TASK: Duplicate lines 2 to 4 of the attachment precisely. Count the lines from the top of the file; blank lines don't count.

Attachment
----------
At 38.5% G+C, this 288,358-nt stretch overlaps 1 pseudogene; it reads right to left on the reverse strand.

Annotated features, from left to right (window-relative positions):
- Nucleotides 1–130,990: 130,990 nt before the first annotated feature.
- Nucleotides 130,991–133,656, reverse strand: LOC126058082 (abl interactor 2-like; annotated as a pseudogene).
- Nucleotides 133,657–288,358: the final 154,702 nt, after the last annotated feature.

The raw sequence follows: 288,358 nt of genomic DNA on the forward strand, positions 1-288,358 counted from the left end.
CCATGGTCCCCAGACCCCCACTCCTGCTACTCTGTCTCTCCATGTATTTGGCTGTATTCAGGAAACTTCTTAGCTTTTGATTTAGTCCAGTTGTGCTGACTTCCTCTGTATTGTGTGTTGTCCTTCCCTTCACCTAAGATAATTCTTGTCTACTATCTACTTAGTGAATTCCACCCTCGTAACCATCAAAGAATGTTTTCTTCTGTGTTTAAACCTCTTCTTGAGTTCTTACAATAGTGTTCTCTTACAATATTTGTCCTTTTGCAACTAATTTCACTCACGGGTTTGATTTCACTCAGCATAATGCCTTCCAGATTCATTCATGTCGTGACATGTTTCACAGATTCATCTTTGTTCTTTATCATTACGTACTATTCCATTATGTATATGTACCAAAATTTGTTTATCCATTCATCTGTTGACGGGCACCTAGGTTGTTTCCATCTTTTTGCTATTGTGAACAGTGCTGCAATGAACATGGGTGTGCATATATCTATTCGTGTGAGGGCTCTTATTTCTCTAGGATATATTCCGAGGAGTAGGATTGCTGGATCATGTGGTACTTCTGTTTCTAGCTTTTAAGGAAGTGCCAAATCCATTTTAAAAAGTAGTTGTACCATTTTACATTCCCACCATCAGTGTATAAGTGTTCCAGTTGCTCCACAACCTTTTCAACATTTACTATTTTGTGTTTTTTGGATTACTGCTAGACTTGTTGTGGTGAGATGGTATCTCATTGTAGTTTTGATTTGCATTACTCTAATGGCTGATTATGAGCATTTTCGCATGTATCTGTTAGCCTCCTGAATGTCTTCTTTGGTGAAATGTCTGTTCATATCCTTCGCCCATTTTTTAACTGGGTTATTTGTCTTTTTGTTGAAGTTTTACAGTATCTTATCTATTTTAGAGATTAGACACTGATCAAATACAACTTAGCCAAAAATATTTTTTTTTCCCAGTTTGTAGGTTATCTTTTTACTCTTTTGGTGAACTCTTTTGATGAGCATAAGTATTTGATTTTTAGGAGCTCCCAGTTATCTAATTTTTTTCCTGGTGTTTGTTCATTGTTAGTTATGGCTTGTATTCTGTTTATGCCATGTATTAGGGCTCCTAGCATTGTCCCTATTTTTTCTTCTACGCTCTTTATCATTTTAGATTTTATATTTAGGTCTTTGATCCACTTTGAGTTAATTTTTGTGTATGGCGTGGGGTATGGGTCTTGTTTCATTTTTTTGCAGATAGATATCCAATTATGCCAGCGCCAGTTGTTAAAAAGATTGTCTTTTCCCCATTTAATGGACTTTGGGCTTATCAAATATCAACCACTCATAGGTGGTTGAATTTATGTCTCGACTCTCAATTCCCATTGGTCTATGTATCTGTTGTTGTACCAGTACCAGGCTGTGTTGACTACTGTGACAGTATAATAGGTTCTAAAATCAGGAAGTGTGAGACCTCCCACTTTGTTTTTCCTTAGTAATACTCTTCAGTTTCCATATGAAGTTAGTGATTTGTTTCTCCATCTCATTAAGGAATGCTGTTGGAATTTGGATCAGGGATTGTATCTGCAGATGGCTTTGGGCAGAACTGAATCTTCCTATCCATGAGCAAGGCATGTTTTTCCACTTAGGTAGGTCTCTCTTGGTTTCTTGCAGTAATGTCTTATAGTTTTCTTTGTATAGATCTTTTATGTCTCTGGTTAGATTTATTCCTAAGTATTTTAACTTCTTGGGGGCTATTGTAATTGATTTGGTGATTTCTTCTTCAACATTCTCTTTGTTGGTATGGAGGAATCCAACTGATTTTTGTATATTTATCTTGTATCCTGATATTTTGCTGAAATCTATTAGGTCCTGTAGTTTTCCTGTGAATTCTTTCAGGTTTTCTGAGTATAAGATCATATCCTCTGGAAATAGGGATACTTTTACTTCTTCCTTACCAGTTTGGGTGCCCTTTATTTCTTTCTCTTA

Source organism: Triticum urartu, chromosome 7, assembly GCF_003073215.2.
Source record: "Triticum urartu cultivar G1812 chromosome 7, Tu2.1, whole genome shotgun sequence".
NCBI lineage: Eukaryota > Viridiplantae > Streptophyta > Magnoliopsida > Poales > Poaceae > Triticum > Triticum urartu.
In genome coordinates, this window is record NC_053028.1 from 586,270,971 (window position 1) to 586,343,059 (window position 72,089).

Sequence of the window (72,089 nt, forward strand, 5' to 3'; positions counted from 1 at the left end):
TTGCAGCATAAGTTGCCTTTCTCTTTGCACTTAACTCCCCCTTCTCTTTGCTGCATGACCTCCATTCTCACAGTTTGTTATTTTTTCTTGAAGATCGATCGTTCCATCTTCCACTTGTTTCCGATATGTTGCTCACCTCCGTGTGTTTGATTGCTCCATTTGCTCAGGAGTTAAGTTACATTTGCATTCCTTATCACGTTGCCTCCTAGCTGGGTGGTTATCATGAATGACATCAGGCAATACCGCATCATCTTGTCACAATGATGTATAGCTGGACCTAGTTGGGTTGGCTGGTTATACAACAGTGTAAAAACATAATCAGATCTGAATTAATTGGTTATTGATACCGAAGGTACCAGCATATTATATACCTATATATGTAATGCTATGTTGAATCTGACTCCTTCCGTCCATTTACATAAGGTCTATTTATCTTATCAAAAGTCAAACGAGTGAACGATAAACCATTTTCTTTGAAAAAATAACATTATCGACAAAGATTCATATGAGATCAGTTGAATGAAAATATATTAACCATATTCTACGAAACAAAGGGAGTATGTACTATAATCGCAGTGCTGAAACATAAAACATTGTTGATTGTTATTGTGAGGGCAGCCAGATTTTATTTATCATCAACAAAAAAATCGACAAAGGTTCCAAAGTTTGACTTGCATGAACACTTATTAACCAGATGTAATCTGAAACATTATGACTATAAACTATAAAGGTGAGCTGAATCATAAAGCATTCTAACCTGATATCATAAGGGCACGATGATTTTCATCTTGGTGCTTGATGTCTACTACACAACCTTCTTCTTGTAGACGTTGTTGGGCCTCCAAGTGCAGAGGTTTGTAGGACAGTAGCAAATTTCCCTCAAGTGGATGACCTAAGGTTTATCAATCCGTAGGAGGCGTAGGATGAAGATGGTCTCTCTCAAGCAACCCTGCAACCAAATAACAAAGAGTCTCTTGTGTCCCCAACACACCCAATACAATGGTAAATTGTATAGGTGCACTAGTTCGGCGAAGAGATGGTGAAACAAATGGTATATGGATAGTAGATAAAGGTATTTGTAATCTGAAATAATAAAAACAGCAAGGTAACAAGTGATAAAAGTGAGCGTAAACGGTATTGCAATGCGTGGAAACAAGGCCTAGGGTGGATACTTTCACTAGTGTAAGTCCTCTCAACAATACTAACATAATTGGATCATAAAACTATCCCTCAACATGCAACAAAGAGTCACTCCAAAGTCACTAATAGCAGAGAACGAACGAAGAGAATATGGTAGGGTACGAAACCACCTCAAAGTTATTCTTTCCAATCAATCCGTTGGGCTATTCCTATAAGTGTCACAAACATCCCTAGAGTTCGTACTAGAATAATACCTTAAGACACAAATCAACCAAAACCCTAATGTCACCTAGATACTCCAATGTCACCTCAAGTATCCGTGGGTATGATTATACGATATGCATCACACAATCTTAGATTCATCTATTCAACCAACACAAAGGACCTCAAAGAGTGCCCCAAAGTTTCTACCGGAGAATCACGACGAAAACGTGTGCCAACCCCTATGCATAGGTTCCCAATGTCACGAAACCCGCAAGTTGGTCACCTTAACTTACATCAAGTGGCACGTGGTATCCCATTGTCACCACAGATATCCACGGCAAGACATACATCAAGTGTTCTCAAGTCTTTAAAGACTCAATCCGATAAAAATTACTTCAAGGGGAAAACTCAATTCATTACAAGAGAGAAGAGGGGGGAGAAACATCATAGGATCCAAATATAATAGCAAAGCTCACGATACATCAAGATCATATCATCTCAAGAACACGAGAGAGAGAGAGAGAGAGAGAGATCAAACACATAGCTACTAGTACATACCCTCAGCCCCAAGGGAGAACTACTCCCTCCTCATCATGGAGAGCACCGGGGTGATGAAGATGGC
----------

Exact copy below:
Annotated features, from left to right (window-relative positions):
- Nucleotides 1–130,990: 130,990 nt before the first annotated feature.
- Nucleotides 130,991–133,656, reverse strand: LOC126058082 (abl interactor 2-like; annotated as a pseudogene).